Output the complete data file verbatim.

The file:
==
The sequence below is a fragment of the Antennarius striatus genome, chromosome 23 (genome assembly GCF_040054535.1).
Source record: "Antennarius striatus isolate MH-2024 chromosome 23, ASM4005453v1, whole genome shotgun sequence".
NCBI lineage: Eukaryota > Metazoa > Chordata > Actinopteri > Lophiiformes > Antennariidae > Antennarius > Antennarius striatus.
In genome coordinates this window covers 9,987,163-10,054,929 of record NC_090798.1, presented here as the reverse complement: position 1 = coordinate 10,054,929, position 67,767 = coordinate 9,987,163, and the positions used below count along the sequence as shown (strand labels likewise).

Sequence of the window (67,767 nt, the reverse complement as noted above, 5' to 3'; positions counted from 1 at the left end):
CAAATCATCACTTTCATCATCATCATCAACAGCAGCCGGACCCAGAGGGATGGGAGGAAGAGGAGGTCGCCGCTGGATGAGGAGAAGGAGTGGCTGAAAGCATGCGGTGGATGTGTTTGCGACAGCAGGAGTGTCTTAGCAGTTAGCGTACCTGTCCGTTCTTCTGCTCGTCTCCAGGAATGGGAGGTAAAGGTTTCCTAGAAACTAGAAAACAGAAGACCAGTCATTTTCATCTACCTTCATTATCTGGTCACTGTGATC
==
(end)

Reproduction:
The sequence below is a fragment of the Antennarius striatus genome, chromosome 23 (genome assembly GCF_040054535.1).
Source record: "Antennarius striatus isolate MH-2024 chromosome 23, ASM4005453v1, whole genome shotgun sequence".
NCBI lineage: Eukaryota > Metazoa > Chordata > Actinopteri > Lophiiformes > Antennariidae > Antennarius > Antennarius striatus.
In genome coordinates this window covers 9,987,163-10,054,929 of record NC_090798.1, presented here as the reverse complement: position 1 = coordinate 10,054,929, position 67,767 = coordinate 9,987,163, and the positions used below count along the sequence as shown (strand labels likewise).

Sequence of the window (67,767 nt, the reverse complement as noted above, 5' to 3'; positions counted from 1 at the left end):
CAAATCATCACTTTCATCATCATCATCAACAGCAGCCGGACCCAGAGGGATGGGAGGAAGAGGAGGTCGCCGCTGGATGAGGAGAAGGAGTGGCTGAAAGCATGCGGTGGATGTGTTTGCGACAGCAGGAGTGTCTTAGCAGTTAGCGTACCTGTCCGTTCTTCTGCTCGTCTCCAGGAATGGGAGGTAAAGGTTTCCTAGAAACTAGAAAACAGAAGACCAGTCATTTTCATCTACCTTCATTATCTGGTCACTGTGATC